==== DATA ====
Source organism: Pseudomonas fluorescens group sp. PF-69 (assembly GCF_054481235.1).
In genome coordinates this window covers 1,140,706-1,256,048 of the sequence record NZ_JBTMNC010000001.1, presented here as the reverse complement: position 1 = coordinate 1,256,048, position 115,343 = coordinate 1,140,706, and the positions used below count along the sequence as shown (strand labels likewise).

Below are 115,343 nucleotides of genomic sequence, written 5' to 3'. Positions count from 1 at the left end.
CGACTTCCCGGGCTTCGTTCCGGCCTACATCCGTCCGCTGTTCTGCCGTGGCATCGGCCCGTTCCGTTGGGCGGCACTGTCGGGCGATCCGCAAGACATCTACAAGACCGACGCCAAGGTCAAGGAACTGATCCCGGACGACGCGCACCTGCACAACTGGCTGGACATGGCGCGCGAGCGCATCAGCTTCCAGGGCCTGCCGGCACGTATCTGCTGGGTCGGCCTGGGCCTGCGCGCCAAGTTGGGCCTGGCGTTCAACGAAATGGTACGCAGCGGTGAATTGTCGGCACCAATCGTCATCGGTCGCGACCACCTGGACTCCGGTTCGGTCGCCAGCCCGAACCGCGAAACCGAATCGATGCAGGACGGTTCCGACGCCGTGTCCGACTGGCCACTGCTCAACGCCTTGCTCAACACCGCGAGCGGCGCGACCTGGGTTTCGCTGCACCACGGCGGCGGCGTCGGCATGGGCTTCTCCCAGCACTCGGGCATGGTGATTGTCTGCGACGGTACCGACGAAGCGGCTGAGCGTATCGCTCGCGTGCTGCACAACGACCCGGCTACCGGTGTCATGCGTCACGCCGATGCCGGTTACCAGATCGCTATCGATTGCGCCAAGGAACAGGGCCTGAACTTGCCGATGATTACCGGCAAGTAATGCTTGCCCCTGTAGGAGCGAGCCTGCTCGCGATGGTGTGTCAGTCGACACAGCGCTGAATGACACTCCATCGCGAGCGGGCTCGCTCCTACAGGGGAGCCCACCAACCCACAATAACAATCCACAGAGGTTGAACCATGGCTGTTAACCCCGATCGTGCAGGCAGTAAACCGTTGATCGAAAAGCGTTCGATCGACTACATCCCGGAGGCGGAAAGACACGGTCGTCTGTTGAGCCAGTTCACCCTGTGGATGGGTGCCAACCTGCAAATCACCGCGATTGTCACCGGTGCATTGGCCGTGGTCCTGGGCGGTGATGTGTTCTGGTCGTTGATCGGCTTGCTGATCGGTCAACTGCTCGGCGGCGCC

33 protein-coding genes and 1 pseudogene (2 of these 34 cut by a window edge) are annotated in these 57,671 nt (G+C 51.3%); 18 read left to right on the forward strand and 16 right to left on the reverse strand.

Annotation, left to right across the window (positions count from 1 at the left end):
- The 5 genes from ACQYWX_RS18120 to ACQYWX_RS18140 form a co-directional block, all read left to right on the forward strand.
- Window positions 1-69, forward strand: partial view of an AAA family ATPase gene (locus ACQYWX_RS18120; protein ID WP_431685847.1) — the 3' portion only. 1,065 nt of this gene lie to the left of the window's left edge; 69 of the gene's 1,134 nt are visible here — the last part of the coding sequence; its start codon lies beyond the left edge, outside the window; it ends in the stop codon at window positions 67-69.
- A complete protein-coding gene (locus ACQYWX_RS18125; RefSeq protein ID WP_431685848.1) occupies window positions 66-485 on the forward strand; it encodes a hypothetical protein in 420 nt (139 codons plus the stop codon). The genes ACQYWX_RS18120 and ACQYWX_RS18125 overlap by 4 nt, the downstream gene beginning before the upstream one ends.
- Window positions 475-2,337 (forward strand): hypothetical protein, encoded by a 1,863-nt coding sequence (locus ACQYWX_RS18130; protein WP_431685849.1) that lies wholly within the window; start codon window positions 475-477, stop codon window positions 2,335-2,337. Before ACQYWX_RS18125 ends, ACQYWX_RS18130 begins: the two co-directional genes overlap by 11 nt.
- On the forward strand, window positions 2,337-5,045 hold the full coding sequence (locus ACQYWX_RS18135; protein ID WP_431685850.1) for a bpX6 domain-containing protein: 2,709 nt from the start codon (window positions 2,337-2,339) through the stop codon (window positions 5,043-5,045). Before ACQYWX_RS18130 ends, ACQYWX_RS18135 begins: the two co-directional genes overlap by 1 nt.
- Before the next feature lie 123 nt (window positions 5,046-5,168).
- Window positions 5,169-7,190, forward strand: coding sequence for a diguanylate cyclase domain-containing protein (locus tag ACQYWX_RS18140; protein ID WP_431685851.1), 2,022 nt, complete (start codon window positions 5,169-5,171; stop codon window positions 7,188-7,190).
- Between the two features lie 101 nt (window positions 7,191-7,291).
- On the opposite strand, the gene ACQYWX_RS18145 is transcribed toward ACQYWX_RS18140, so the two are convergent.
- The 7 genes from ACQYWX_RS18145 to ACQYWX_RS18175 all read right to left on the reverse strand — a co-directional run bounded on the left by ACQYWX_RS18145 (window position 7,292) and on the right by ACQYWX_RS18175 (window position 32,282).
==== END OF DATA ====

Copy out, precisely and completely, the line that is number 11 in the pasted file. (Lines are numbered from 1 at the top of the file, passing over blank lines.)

- On the forward strand, window positions 2,337-5,045 hold the full coding sequence (locus ACQYWX_RS18135; protein ID WP_431685850.1) for a bpX6 domain-containing protein: 2,709 nt from the start codon (window positions 2,337-2,339) through the stop codon (window positions 5,043-5,045). Before ACQYWX_RS18130 ends, ACQYWX_RS18135 begins: the two co-directional genes overlap by 1 nt.